SEC Settles with SPAC and Two Officers


SPACs have for some time been one of the most talked about investment vehicles. Their popularity soared quickly in part because of the apparent simplicity of the behicles. At the same times there are many questions about the sufficiency of the disclosure and the risks that investors face. Few cases have been brought by the Commission however. And, their popularity continues. The Commission’s most recent case in this area provides some insights into the investment vehicles. SEC v. Ulrich Kranz, Civil Action No. 23-cv-06332 (C.D. Ca. Filed August 4, 3023).

Named as defendants in the action are: Ulrich Kranz, a special advisor to the Executive Chairman of Canoo Inc. who resigned in April 2021 and Paul Balciunas, the v.p. and CFO of Canno until his resignation in March 2021. At the center of the case is Canoo Inc., a firm that designs and produced EVs whose share have been registered with the Commission under Exchange Act Section 12(b) and trades under the thicker GOEV.

Over a period of several months, beginning in August 2020, the financial projections Canoo furnished investors and others projections for 2021 showing that the firm would have revenue of $120 million and $250 million for 2022. The revenue was for providing engineering services to other companies. At the time Defendants Kratz and Balcciunas had information showing that significant projects on which the projections were based were not likely to develop.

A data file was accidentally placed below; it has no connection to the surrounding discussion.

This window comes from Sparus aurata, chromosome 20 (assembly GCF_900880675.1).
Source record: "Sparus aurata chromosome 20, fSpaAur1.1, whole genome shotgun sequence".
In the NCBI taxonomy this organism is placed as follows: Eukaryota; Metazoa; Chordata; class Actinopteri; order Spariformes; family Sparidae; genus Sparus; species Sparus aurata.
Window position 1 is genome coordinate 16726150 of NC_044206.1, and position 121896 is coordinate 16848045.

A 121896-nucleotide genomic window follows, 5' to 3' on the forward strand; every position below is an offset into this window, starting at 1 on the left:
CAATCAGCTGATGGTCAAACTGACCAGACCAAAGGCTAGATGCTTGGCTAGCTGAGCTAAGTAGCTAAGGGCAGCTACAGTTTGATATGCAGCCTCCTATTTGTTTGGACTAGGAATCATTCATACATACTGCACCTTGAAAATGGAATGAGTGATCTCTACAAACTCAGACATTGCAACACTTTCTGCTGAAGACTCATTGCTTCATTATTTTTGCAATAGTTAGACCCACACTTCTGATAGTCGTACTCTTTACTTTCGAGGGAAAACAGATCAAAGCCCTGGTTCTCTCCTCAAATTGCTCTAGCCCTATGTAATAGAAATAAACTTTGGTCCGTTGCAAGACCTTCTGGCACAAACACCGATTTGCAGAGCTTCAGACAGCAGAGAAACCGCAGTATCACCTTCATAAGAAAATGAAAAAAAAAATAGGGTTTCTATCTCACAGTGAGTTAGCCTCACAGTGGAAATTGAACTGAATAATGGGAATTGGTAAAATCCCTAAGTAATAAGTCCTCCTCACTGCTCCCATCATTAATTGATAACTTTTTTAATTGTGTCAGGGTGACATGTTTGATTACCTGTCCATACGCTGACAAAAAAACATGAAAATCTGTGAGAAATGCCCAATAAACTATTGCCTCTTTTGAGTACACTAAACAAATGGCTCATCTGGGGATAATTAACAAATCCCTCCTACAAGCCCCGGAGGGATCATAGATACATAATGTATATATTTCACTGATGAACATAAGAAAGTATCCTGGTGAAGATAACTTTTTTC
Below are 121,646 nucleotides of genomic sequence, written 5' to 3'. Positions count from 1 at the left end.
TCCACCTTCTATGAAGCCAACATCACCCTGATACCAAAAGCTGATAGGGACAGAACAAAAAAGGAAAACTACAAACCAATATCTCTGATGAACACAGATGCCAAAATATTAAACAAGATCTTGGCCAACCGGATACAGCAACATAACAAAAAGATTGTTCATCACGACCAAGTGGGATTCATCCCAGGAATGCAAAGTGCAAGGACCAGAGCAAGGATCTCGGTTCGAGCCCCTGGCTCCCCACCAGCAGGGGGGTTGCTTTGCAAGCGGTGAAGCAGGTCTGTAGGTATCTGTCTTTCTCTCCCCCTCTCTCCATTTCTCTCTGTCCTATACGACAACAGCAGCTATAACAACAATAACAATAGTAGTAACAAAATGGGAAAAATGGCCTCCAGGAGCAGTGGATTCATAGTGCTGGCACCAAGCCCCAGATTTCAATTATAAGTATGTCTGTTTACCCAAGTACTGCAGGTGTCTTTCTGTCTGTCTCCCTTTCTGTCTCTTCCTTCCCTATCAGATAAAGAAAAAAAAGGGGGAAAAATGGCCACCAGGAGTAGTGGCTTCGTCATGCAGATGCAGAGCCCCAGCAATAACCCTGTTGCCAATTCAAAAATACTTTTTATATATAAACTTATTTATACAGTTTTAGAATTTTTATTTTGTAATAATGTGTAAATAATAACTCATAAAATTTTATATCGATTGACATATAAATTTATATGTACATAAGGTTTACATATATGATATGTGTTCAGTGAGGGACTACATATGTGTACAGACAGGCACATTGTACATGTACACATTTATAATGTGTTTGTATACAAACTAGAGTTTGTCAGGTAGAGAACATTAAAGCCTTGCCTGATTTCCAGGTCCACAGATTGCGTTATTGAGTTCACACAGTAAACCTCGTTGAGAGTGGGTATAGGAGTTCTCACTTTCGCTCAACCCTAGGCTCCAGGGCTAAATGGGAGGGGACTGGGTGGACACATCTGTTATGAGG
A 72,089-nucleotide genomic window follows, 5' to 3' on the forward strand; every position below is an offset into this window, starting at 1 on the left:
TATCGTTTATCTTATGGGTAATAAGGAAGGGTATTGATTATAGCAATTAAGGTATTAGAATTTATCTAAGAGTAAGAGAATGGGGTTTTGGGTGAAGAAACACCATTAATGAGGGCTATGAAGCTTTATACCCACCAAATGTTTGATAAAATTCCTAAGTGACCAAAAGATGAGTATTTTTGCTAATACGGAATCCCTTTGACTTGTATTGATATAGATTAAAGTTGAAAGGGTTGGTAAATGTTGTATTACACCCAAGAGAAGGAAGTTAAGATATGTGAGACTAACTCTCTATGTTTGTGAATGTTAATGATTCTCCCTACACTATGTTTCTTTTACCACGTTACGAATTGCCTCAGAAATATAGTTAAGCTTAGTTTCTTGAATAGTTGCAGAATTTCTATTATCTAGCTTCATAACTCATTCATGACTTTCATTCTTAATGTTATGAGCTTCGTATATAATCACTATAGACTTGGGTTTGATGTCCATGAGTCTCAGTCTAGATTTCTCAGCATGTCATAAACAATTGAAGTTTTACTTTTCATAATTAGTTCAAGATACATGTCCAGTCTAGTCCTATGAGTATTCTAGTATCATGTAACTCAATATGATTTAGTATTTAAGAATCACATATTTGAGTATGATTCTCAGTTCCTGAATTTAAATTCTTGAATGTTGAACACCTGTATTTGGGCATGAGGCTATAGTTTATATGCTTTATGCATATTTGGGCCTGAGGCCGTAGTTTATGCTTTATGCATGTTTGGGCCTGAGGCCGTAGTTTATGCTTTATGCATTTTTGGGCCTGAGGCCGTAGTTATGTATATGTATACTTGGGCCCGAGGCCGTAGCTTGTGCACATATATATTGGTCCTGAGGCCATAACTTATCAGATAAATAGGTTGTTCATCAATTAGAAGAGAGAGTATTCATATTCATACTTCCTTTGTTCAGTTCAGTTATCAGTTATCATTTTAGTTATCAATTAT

At the end of March 2021 Canoo, which had just raised substantial sums from the public, announced that it would “deemphasize the engineering services line and remove the revenue from its public filings. The next day the firm’s stock price dropped about 21%.

Previously, Mr. Kranz had entered into an agreement with two Canoo investors. Under the terms of the agreement, he would receive up to $1 million in compensation for his work at Canoo. In October 2020 Mr. Kranz received over $900,000 from the two individuals. The sum was not disclosed as compensation as required. The complaint alleges violations of Securities Act Section 17(a)(3) and Exchange Act Sections 13(a) and 14(a).

To resolve the action Mr. Kranz agreed to be enjoined from future violations of Securities Act Section 17(a)(3) and Exchange Act Section 14(a) and from aiding and abetting violations of Section 13(a). He also consented to the entry of a three-year officer/director bar and to pay a penalty of $125,000. Mr. Balcciunas consented to the entry of a permanent injunction based on Exchange Act Section 14(a), to the entry of a two-year officer/director bar and to pay disgorgement and prejudgment interest of $7,500 and a penalty of $50,000. Canoo agreed to pay a penalty of $1,500.